Another Big Dig?
The plan to connect the North and South rail stations may be derailed.

BOSTON – In the late 1800s, the rivalry between railroad barons led to the construction of two separate train stations a mile apart in downtown Boston, one to serve the northern routes and the other to points south.

At the dawn of the next century, according to legend, it was the early taxicab lobby – thriving on ferrying passengers between the two depots – that thwarted the first proposal to build an underground rail line connecting the two.

Now, nearly a century later, the completion of the one missing link in the northeast corridor’s rail line faces an even more daunting obstacle in a city just beginning to emerge from the havoc wreaked by the over-budget, behind-schedule, traffic-disrupting Big Dig.

“We have to be realistic that the federal government is not about to sink billions of dollars into another tunnel through downtown Boston,” said Rep. William Straus, D-Mattapoisett.

The so-called North-South rail link, which – depending on who you ask – would cost anywhere from $3 billion to $9 billion and would send trains under the city through a new passageway burrowed beneath the recently opened Big Dig tunnels.

In the planning stages for nearly three decades, the project is championed by a group of fervent and untiring advocates, including former Gov. Mike Dukakis, who argue that the one-mile tunnel would ease transportation throughout New England and the northeast corridor.

“We have two rail systems that serve hundreds of thousands of people and connect to a million jobs, but they’re separated by one mile,” said Jeremy Marin of the Sierra Club. “If we could connect that gap, it could do wonderful things for our economy all up and down the eastern seaboard.”

Opponents, whose growing numbers include the new Romney administration, argue that closing this admittedly cumbersome one-mile gap is not the ideal use of scarce taxpayer dollars.

“Would it be better to have them linked? Sure,” said Dan Grabauskas, transportation secretary under Gov. Mitt Romney. “But to remedy today what was poor planning a hundred years ago, just cannot be or shouldn’t be something that would put other projects on the shelf.”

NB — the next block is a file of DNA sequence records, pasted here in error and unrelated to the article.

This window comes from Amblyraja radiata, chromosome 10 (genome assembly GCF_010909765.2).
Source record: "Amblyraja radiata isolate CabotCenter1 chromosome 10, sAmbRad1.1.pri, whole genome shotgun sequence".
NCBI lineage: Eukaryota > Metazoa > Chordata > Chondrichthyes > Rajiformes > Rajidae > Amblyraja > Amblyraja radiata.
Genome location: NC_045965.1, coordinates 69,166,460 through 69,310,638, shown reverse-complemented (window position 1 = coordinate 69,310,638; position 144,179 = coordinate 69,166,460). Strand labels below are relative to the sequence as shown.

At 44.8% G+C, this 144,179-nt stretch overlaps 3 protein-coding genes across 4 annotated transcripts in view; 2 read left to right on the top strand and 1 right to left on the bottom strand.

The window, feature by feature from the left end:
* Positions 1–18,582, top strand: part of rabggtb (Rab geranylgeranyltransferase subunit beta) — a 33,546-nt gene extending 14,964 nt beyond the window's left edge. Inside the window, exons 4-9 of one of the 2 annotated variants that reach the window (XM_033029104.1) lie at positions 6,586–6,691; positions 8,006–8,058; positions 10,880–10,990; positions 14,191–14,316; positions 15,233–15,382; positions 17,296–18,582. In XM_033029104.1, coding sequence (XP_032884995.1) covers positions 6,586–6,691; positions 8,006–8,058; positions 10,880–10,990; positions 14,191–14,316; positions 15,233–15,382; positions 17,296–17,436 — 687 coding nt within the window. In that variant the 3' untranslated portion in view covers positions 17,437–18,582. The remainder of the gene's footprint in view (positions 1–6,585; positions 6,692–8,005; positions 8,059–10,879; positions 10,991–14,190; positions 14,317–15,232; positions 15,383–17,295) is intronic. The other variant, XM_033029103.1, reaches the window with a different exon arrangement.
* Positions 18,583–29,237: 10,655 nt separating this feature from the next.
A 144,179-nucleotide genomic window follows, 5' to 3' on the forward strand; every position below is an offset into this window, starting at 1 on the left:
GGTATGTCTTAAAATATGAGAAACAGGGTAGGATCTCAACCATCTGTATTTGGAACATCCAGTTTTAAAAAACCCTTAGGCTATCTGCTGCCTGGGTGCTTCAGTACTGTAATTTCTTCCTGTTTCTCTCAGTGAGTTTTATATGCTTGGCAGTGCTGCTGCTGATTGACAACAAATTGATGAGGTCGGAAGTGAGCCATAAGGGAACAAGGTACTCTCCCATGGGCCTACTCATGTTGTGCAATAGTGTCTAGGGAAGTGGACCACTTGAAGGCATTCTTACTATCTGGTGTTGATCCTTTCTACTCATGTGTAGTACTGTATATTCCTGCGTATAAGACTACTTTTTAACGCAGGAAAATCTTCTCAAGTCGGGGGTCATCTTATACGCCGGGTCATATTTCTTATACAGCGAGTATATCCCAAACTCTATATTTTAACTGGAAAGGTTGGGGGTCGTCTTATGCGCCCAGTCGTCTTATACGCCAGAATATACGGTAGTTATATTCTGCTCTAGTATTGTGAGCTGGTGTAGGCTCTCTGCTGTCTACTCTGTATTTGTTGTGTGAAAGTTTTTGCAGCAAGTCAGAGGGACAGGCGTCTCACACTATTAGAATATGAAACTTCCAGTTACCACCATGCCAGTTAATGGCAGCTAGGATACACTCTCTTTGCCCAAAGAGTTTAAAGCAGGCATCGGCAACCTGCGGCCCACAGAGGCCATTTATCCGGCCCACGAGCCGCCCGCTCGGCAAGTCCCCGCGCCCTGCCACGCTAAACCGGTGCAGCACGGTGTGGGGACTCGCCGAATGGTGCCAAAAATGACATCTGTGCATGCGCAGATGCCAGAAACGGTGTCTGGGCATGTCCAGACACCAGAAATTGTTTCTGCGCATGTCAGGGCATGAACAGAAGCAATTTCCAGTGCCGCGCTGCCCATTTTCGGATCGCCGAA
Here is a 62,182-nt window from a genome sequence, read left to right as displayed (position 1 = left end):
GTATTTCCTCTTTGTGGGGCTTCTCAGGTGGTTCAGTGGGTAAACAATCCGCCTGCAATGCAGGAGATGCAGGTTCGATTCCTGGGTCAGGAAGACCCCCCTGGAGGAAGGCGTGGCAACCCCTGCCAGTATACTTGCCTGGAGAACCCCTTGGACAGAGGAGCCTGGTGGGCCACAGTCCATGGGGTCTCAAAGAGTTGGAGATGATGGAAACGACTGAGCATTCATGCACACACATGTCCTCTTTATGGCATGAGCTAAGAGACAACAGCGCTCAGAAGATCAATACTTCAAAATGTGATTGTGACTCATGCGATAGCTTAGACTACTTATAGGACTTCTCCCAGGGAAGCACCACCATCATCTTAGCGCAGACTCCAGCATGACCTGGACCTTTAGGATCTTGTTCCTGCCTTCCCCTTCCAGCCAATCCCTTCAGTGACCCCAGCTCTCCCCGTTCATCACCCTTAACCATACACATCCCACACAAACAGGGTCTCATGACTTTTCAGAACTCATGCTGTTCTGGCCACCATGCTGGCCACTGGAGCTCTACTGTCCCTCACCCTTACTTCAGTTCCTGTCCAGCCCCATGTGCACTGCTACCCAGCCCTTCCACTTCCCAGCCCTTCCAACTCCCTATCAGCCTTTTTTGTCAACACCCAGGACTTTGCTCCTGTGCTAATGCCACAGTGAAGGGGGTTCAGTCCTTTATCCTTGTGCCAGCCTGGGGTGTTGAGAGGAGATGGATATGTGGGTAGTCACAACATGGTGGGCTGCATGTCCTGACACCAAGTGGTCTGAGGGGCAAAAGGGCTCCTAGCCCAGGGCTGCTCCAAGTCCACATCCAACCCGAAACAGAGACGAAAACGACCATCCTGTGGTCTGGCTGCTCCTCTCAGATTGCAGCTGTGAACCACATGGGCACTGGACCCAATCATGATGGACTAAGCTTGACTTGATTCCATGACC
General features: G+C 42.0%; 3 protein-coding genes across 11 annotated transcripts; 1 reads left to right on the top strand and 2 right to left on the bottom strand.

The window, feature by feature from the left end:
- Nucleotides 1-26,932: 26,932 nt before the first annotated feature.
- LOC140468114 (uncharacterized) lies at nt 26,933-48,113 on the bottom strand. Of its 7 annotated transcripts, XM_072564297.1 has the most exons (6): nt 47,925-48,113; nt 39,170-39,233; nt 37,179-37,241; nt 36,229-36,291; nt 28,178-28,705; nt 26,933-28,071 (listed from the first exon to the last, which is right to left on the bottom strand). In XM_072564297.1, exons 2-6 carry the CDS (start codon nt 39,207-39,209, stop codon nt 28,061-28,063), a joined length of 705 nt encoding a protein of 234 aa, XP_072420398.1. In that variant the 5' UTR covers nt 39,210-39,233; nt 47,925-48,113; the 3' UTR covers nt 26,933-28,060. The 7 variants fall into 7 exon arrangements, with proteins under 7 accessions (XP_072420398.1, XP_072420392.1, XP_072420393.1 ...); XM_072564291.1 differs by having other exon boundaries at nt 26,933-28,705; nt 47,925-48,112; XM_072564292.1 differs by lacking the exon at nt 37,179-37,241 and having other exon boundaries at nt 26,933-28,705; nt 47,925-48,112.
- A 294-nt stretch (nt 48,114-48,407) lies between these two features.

The administration is focusing on upgrading the existing system, establishing an “urban ring” bus system around the outskirts of the city, and making a new rail connection to Logan International Airport – and doesn’t want to spend any more money on the project until other states agree to help cover its cost.

And then there is the conundrum of the $14.6 billion Big Dig, the most expensive highway project in national history. It sucked money out of road projects across the state and may have strained the goodwill of the other congressional delegations from around the country.

“Folks from other states, having seen the tremendous amount of federal dollars that have gone into this project, are somewhat skeptical about new megaprojects, particulary projects that would benefit Boston and Massachusetts,” said Paul Guzzi, president of the Greater Boston Chamber of Commerce.

Besides its location and its potential, multibillion-dollar price tag, however, supporters argue, the north-south link has nothing in common with the infamous Big Dig.

While the Central Artery project gained a reputation as an engineering marvel, due to the unique problems it posed and solved, the new rail tunnel would be built with a time-tested, straightforward technology.

“This one’s easy,” said Dukakis, the former Democratic presidential nominee and current Amtrak vice chairman.

Burying the Central Artery beneath Boston benefits only the metropolitan region. But the link would ease transportation through all of Massachusetts and the entire northeast corridor by joining together the lines of the former Boston, Maine, and New Haven railroads.

“It’s time to do some things for the people of this state who don’t happen to live in Boston,” said Dukakis.

While space was saved for the creation of the link as part of the Big Dig, project officials ultimately abandoned any thought of adding its multibillion-dollar cost onto the ever-growing price tag of the Central Artery project.

Studies have continued, but support seems to be waning, especially as the state grapples with an estimated $3 billion budget gap.

The MBTA general manager notified the Federal Transit Administration recently that the project, which he estimated at $8.7 billion, was unrealistic given the state’s shaky financial situation. The Sierra Club and other supporters put the estimate closer to $3.6 billion, arguing that the higher total includes unnecessary contingencies and calculates the pricetag in 2010 dollars rather than the current-day cost.

When the concept of the Big Dig was posed to him decades ago, Dukakis said, it was the prospect of the link that sold him on the project – that, and the elimination of the unsightly scar of the green highway structure through the center of the city.

“They told me that we could get rid of this damn wall, we could put a rail line down the middle of it, and do it all with highway money,” Dukakis said. “As soon as they said you could get the north-south link with this thing, then I said, ‘You got me.”‘

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